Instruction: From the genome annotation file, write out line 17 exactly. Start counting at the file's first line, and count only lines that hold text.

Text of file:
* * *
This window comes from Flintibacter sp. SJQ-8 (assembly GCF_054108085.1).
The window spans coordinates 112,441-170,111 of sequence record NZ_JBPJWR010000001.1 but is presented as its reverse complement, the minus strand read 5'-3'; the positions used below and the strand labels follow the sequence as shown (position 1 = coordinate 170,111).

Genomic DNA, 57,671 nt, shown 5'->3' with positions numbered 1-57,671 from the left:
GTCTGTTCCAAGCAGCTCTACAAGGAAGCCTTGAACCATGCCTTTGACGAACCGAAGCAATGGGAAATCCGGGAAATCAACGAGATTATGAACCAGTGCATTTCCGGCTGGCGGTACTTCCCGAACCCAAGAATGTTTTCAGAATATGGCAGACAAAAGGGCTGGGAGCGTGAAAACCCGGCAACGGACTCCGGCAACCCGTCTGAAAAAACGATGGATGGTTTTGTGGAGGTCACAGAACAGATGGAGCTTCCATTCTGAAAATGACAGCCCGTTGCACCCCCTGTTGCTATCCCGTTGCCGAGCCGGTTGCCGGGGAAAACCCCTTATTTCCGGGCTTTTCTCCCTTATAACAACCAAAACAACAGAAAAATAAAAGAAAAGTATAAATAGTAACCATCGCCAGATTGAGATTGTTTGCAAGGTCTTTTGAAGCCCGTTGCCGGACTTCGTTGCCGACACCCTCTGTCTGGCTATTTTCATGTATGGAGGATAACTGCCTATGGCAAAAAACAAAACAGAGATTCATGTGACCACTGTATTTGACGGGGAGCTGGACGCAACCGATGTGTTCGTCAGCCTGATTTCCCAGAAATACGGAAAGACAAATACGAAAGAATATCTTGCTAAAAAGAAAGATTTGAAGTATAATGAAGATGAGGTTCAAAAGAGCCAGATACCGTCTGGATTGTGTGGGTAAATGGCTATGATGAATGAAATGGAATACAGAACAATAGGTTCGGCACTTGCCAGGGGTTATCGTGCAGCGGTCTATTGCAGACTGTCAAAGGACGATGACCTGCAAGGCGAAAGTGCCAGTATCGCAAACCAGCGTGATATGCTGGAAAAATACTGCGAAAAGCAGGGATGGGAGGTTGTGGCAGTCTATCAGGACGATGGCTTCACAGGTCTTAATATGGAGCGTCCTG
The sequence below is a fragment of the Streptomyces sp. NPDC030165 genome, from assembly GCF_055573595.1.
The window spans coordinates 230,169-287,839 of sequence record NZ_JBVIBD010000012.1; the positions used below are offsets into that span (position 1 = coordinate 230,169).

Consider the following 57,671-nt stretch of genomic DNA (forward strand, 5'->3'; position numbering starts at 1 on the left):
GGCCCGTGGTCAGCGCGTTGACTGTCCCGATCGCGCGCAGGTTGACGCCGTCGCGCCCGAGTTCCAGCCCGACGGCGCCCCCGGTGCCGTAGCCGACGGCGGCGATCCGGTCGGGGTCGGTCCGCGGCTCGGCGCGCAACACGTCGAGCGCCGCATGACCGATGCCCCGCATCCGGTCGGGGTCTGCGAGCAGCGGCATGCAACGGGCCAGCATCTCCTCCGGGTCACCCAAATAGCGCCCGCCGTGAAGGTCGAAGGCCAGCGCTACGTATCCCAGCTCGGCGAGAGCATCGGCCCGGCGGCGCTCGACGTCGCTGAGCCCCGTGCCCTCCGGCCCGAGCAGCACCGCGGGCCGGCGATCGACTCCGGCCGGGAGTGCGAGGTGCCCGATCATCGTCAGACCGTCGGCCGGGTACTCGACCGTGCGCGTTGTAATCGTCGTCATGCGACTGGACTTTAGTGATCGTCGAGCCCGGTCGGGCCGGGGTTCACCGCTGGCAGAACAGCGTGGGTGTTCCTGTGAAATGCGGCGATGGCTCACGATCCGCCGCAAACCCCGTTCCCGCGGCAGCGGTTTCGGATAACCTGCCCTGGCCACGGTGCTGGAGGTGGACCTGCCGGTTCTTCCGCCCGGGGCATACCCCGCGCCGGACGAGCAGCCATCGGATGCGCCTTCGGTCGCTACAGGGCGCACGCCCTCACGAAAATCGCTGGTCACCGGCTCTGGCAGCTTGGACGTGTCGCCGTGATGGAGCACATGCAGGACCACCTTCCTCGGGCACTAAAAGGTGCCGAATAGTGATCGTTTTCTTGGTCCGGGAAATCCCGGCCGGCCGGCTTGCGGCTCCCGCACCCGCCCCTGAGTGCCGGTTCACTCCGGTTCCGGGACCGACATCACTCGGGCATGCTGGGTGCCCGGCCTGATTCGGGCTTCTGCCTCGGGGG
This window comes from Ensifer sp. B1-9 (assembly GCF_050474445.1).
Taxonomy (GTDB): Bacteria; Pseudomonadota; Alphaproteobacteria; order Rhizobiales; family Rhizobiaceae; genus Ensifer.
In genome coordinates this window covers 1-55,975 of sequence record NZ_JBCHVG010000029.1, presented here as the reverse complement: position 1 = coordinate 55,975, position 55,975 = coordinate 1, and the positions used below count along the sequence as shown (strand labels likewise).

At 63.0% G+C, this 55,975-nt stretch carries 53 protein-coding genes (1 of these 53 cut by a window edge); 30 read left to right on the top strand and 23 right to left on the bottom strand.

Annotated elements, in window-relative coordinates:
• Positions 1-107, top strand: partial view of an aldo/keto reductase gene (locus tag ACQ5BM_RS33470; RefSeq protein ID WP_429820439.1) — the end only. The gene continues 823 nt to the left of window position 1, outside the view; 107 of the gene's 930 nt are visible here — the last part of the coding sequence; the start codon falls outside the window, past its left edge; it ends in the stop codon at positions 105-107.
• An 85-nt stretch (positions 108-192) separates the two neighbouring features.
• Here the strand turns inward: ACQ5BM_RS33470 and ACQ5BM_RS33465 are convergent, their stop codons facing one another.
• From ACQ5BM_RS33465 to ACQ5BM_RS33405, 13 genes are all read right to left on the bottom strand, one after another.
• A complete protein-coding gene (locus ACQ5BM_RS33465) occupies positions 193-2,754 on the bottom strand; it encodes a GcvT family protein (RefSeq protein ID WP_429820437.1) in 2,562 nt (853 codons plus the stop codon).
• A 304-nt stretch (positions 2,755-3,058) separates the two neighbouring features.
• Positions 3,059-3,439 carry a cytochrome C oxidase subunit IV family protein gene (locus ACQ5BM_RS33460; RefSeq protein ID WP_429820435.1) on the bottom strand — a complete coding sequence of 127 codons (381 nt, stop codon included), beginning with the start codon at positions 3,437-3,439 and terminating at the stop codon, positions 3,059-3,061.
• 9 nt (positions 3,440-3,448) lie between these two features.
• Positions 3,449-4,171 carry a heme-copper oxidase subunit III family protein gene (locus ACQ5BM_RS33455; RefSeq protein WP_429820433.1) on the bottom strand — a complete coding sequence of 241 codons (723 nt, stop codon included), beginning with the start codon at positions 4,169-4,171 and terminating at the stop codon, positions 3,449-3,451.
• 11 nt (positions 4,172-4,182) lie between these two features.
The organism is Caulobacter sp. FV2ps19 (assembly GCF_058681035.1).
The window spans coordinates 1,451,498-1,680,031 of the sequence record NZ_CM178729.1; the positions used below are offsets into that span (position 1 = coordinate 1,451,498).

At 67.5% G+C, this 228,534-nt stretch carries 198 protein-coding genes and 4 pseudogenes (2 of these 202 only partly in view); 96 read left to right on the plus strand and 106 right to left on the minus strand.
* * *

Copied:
• From ACQ5BM_RS33465 to ACQ5BM_RS33405, 13 genes are all read right to left on the bottom strand, one after another.